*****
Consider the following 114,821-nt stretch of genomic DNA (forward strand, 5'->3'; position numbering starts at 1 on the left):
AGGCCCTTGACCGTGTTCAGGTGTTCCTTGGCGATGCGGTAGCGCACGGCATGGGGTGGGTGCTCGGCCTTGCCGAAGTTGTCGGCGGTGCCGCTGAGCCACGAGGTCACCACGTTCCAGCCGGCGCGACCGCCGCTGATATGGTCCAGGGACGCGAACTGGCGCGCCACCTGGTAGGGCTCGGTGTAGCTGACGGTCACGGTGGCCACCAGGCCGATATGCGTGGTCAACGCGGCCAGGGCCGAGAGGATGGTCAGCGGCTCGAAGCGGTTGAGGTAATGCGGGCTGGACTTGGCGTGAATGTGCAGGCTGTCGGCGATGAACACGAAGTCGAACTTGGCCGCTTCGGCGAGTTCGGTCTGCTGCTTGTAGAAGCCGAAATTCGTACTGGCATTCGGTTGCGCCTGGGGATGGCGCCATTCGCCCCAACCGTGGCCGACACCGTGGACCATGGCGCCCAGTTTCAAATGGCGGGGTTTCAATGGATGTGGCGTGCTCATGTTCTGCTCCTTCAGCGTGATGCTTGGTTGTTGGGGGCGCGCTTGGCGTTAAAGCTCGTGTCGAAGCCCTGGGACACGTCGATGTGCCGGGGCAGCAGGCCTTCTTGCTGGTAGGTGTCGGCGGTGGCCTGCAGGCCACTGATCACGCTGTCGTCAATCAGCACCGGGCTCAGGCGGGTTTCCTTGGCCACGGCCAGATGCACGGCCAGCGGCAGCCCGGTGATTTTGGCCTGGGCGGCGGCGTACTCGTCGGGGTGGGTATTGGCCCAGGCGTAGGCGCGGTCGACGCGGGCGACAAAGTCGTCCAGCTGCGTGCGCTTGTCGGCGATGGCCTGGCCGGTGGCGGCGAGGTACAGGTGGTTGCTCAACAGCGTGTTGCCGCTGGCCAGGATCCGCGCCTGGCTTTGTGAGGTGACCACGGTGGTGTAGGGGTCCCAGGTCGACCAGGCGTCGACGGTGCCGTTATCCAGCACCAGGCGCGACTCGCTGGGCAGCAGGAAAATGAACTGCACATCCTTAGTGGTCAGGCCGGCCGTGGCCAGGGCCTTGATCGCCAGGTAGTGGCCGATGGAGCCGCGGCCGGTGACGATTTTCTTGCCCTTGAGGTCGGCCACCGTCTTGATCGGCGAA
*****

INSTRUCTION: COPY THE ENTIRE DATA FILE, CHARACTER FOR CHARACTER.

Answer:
Consider the following 114,821-nt stretch of genomic DNA (forward strand, 5'->3'; position numbering starts at 1 on the left):
AGGCCCTTGACCGTGTTCAGGTGTTCCTTGGCGATGCGGTAGCGCACGGCATGGGGTGGGTGCTCGGCCTTGCCGAAGTTGTCGGCGGTGCCGCTGAGCCACGAGGTCACCACGTTCCAGCCGGCGCGACCGCCGCTGATATGGTCCAGGGACGCGAACTGGCGCGCCACCTGGTAGGGCTCGGTGTAGCTGACGGTCACGGTGGCCACCAGGCCGATATGCGTGGTCAACGCGGCCAGGGCCGAGAGGATGGTCAGCGGCTCGAAGCGGTTGAGGTAATGCGGGCTGGACTTGGCGTGAATGTGCAGGCTGTCGGCGATGAACACGAAGTCGAACTTGGCCGCTTCGGCGAGTTCGGTCTGCTGCTTGTAGAAGCCGAAATTCGTACTGGCATTCGGTTGCGCCTGGGGATGGCGCCATTCGCCCCAACCGTGGCCGACACCGTGGACCATGGCGCCCAGTTTCAAATGGCGGGGTTTCAATGGATGTGGCGTGCTCATGTTCTGCTCCTTCAGCGTGATGCTTGGTTGTTGGGGGCGCGCTTGGCGTTAAAGCTCGTGTCGAAGCCCTGGGACACGTCGATGTGCCGGGGCAGCAGGCCTTCTTGCTGGTAGGTGTCGGCGGTGGCCTGCAGGCCACTGATCACGCTGTCGTCAATCAGCACCGGGCTCAGGCGGGTTTCCTTGGCCACGGCCAGATGCACGGCCAGCGGCAGCCCGGTGATTTTGGCCTGGGCGGCGGCGTACTCGTCGGGGTGGGTATTGGCCCAGGCGTAGGCGCGGTCGACGCGGGCGACAAAGTCGTCCAGCTGCGTGCGCTTGTCGGCGATGGCCTGGCCGGTGGCGGCGAGGTACAGGTGGTTGCTCAACAGCGTGTTGCCGCTGGCCAGGATCCGCGCCTGGCTTTGTGAGGTGACCACGGTGGTGTAGGGGTCCCAGGTCGACCAGGCGTCGACGGTGCCGTTATCCAGCACCAGGCGCGACTCGCTGGGCAGCAGGAAAATGAACTGCACATCCTTAGTGGTCAGGCCGGCCGTGGCCAGGGCCTTGATCGCCAGGTAGTGGCCGATGGAGCCGCGGCCGGTGACGATTTTCTTGCCCTTGAGGTCGGCCACCGTCTTGATCGGCGAA